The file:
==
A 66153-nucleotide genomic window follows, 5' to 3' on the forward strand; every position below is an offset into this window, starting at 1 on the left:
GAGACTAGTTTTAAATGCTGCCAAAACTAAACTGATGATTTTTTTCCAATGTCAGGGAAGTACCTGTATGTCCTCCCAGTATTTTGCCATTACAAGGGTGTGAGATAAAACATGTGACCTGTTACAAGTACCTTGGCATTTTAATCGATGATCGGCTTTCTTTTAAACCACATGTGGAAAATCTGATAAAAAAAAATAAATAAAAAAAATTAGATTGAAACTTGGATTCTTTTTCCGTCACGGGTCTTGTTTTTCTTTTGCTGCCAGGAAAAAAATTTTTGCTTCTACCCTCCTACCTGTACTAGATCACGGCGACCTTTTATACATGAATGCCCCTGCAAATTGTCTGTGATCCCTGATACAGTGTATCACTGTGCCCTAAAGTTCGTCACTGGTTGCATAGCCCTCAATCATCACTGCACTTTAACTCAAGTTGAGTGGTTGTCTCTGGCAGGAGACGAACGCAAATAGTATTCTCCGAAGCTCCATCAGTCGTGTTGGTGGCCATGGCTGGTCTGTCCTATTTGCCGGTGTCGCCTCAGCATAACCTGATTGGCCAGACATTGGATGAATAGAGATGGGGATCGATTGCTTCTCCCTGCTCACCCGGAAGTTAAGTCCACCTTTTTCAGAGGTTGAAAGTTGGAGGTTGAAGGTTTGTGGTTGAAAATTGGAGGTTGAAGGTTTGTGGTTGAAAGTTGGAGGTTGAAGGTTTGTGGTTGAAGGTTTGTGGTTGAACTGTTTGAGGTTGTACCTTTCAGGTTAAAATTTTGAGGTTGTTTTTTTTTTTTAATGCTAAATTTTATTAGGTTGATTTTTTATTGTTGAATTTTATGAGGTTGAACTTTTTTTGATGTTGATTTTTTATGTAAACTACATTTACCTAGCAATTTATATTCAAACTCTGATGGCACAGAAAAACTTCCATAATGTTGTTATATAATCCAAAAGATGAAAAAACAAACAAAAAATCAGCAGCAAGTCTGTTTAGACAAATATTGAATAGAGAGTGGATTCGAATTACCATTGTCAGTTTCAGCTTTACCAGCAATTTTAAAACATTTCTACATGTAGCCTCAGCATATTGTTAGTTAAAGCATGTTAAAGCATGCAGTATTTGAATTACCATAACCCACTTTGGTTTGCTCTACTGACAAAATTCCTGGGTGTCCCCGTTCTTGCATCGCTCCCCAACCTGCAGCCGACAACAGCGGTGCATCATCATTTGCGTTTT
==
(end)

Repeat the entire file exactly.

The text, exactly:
A 66153-nucleotide genomic window follows, 5' to 3' on the forward strand; every position below is an offset into this window, starting at 1 on the left:
GAGACTAGTTTTAAATGCTGCCAAAACTAAACTGATGATTTTTTTCCAATGTCAGGGAAGTACCTGTATGTCCTCCCAGTATTTTGCCATTACAAGGGTGTGAGATAAAACATGTGACCTGTTACAAGTACCTTGGCATTTTAATCGATGATCGGCTTTCTTTTAAACCACATGTGGAAAATCTGATAAAAAAAAATAAATAAAAAAAATTAGATTGAAACTTGGATTCTTTTTCCGTCACGGGTCTTGTTTTTCTTTTGCTGCCAGGAAAAAAATTTTTGCTTCTACCCTCCTACCTGTACTAGATCACGGCGACCTTTTATACATGAATGCCCCTGCAAATTGTCTGTGATCCCTGATACAGTGTATCACTGTGCCCTAAAGTTCGTCACTGGTTGCATAGCCCTCAATCATCACTGCACTTTAACTCAAGTTGAGTGGTTGTCTCTGGCAGGAGACGAACGCAAATAGTATTCTCCGAAGCTCCATCAGTCGTGTTGGTGGCCATGGCTGGTCTGTCCTATTTGCCGGTGTCGCCTCAGCATAACCTGATTGGCCAGACATTGGATGAATAGAGATGGGGATCGATTGCTTCTCCCTGCTCACCCGGAAGTTAAGTCCACCTTTTTCAGAGGTTGAAAGTTGGAGGTTGAAGGTTTGTGGTTGAAAATTGGAGGTTGAAGGTTTGTGGTTGAAAGTTGGAGGTTGAAGGTTTGTGGTTGAAGGTTTGTGGTTGAACTGTTTGAGGTTGTACCTTTCAGGTTAAAATTTTGAGGTTGTTTTTTTTTTTTAATGCTAAATTTTATTAGGTTGATTTTTTATTGTTGAATTTTATGAGGTTGAACTTTTTTTGATGTTGATTTTTTATGTAAACTACATTTACCTAGCAATTTATATTCAAACTCTGATGGCACAGAAAAACTTCCATAATGTTGTTATATAATCCAAAAGATGAAAAAACAAACAAAAAATCAGCAGCAAGTCTGTTTAGACAAATATTGAATAGAGAGTGGATTCGAATTACCATTGTCAGTTTCAGCTTTACCAGCAATTTTAAAACATTTCTACATGTAGCCTCAGCATATTGTTAGTTAAAGCATGTTAAAGCATGCAGTATTTGAATTACCATAACCCACTTTGGTTTGCTCTACTGACAAAATTCCTGGGTGTCCCCGTTCTTGCATCGCTCCCCAACCTGCAGCCGACAACAGCGGTGCATCATCATTTGCGTTTT